Researchers have developed a new multiple robot system consisting of harvesting and transfer robots to perform labor-intensive agriculture tasks.
Robotics has scope in almost every market sector may it be manufacturing or agriculture. Robots can be used to plant crops and irrigate them while simultaneously monitoring their growth. They can also be used in harvesting, especially in cases such as picking fruits and vegetables. Drones equipped with cameras and sensors can be used to monitor crops for signs of disease, pests and nutrient deficiencies, helping farmers diagnose potential problems early.
Researchers at the AI Robot Research Division’s Department of Robotics and Mechatronics of the have developed a multiple-robot system for harvesting crops. KIMM’s new robot system for harvesting horticultural crops consists of harvesting robots and transfer robots. By fully automating the harvesting and transporting processes of the entire farming facility, this technology demonstrates the possibility of unmanning not only harvesting, but also various other labor-intensive tasks at agricultural sites.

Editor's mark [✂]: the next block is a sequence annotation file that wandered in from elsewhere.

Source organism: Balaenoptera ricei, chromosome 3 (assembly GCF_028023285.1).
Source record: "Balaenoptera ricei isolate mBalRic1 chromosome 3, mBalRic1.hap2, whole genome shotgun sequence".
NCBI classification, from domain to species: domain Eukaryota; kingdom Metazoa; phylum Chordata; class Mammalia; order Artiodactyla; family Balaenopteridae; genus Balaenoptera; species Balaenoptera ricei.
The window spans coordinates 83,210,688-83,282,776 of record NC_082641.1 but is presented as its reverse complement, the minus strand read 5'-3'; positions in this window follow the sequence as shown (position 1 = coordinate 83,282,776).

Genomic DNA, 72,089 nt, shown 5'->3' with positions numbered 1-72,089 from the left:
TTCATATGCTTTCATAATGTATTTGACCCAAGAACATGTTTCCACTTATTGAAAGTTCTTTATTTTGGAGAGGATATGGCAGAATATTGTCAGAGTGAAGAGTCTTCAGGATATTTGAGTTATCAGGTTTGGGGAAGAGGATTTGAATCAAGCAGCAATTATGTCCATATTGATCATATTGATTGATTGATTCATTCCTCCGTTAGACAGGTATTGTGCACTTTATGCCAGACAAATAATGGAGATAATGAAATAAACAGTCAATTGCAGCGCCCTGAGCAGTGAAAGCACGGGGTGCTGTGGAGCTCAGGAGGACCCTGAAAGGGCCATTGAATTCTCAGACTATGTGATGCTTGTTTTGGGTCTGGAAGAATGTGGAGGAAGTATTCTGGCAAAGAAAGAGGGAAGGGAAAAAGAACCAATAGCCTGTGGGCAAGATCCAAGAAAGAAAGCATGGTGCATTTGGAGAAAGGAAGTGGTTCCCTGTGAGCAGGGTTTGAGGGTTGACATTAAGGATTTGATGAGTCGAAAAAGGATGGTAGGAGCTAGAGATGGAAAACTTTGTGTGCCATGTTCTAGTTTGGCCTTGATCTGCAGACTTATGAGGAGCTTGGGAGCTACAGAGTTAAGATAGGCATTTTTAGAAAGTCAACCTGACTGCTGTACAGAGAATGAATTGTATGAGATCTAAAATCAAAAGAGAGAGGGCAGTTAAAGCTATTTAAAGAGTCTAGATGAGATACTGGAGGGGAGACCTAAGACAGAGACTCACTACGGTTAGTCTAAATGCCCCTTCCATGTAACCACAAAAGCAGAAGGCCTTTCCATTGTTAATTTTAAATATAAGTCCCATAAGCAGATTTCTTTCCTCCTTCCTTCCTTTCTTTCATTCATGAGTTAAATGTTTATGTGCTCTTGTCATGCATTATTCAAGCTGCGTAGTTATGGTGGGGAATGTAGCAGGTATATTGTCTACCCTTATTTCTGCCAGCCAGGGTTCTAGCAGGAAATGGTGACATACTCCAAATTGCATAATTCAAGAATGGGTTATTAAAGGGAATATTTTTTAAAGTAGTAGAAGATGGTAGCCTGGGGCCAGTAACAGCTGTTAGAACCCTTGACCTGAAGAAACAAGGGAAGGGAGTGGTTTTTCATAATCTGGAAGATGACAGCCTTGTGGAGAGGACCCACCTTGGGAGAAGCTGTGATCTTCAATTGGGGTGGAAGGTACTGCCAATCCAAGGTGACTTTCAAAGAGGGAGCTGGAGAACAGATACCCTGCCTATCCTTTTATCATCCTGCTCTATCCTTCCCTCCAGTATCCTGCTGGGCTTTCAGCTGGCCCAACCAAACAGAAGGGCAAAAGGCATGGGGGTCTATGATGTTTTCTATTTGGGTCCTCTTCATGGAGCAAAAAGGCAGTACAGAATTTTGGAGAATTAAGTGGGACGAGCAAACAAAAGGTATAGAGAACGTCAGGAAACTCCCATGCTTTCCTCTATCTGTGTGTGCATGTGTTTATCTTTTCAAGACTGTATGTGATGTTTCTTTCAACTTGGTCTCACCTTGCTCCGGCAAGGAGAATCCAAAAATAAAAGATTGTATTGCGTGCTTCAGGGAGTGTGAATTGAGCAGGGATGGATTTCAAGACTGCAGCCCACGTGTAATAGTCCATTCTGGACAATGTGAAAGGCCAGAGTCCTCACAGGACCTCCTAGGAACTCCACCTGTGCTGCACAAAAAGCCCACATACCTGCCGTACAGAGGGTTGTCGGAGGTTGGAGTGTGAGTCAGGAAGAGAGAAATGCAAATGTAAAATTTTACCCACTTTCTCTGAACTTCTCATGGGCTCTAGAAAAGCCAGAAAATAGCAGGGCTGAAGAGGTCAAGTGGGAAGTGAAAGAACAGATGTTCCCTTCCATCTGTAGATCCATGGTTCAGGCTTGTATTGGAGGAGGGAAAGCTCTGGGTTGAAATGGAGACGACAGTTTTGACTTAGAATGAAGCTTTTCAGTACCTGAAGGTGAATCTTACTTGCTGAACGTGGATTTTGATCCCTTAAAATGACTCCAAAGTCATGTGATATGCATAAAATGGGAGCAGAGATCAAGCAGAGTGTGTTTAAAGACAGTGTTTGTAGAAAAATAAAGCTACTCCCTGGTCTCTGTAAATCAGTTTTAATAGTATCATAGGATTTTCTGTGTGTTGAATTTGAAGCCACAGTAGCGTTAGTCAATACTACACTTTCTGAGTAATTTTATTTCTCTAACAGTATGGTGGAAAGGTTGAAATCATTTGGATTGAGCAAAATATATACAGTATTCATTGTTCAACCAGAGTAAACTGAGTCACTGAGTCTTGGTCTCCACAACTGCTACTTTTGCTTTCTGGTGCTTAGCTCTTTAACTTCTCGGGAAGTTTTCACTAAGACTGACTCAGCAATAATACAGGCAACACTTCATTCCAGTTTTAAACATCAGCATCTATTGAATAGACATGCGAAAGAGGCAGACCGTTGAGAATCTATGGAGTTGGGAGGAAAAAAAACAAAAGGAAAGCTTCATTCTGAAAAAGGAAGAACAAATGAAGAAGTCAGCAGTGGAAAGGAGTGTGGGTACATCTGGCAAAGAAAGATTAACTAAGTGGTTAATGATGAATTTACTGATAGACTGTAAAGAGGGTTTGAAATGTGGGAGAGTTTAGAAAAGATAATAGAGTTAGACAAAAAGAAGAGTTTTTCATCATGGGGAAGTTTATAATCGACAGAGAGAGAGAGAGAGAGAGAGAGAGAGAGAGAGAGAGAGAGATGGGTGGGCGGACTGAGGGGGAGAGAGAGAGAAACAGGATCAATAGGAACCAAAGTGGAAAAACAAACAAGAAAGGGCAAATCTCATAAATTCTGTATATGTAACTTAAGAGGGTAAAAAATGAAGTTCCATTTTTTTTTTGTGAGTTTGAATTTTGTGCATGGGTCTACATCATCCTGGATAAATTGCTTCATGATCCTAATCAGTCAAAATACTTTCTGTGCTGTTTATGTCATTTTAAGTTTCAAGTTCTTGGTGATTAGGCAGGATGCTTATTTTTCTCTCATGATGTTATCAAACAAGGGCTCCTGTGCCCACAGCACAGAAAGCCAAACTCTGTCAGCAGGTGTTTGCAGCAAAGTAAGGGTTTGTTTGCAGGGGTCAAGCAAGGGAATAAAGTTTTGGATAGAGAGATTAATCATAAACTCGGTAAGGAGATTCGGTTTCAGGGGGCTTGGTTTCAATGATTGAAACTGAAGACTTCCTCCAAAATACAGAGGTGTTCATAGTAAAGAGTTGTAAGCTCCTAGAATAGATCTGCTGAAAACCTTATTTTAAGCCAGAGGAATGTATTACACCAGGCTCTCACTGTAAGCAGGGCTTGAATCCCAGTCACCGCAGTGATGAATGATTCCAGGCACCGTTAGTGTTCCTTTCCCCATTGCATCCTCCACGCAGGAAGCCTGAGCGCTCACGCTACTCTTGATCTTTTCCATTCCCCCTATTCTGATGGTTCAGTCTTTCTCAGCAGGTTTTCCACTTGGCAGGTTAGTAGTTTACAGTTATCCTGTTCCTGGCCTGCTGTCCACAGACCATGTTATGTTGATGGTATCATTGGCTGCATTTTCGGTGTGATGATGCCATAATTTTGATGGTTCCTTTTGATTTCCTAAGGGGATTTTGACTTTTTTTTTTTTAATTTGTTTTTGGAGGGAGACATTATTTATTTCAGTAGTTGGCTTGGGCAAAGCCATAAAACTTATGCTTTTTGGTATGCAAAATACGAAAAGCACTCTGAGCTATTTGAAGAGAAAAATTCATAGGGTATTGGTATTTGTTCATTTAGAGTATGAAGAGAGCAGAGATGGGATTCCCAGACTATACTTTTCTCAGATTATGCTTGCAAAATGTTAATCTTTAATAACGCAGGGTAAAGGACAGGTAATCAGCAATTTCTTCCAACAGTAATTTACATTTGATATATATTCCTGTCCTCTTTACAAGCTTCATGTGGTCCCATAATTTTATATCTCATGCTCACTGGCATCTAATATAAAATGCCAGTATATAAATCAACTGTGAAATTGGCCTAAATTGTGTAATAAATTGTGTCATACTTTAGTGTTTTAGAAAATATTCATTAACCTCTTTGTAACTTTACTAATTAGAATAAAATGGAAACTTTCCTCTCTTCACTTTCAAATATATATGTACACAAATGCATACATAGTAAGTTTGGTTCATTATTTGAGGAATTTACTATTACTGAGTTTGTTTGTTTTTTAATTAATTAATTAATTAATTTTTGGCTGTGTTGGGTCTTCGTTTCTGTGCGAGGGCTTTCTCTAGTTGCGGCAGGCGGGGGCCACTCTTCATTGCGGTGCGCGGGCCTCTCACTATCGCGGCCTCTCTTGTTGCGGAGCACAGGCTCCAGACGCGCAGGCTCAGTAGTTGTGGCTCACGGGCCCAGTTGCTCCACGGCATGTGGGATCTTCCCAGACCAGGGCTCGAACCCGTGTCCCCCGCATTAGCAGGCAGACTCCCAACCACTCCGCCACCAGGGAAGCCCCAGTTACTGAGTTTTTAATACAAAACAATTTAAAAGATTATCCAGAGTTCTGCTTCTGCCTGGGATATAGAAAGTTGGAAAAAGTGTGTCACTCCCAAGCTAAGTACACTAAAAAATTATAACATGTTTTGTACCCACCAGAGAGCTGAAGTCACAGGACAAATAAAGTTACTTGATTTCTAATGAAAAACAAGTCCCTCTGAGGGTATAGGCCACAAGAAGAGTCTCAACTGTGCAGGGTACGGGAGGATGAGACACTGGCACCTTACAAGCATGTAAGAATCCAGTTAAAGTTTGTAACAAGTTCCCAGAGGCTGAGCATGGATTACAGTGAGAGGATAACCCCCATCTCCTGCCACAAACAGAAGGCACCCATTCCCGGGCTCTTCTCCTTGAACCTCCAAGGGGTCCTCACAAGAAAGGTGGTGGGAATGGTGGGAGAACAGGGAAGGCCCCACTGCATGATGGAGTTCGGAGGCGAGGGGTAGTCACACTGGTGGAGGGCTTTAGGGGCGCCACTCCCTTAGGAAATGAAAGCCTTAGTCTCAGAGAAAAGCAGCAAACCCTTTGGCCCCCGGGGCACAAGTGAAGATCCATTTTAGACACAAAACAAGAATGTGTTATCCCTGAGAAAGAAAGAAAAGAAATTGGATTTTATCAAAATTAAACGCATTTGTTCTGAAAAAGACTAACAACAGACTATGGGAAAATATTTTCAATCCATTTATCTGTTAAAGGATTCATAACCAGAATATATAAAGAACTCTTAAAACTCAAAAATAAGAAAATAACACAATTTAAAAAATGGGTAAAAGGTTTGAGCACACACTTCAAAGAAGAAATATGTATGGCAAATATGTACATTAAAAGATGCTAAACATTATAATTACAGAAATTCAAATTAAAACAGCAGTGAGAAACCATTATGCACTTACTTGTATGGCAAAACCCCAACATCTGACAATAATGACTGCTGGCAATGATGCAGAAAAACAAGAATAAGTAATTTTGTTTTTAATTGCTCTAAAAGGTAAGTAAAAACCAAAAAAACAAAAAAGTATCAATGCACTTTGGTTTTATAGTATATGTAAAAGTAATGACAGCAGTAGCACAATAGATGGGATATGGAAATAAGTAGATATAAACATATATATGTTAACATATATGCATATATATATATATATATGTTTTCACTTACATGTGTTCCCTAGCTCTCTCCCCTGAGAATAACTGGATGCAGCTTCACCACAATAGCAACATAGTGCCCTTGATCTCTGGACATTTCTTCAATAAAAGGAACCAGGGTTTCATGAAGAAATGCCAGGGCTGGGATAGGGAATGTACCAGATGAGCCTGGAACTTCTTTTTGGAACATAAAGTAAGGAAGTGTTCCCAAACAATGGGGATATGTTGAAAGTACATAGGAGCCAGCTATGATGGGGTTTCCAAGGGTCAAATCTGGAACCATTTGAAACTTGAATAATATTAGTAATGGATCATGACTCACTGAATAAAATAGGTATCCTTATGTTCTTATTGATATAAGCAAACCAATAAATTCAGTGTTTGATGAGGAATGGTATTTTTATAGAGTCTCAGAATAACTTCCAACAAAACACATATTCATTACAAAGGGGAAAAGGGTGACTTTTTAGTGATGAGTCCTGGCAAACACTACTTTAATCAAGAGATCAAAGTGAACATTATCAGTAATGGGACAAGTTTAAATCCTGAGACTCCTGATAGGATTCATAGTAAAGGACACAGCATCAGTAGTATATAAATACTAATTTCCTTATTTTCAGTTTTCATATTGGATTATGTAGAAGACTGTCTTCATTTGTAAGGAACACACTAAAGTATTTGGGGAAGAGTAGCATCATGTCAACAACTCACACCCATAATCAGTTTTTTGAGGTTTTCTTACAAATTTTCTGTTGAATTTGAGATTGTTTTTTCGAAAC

The harvesting robots recognize crop information rapidly and precisely in facility farm settings by applying KIMM’s cutting-edge mechanical and AI technologies. The harvesting robots apply AI technology to recognize the location and shape of crops accurately, and the crops are then harvested using robotic hands that are specifically designed for harvesting. The harvesting robots are equipped with a box in which they then temporarily store the harvested crops.
This technology can be used to help at agricultural sites where there is a noticeable shortage of manpower by harvesting crops through an automated system. This system also includes robots that use autonomous driving technology to then transport the harvested crops to loading docks.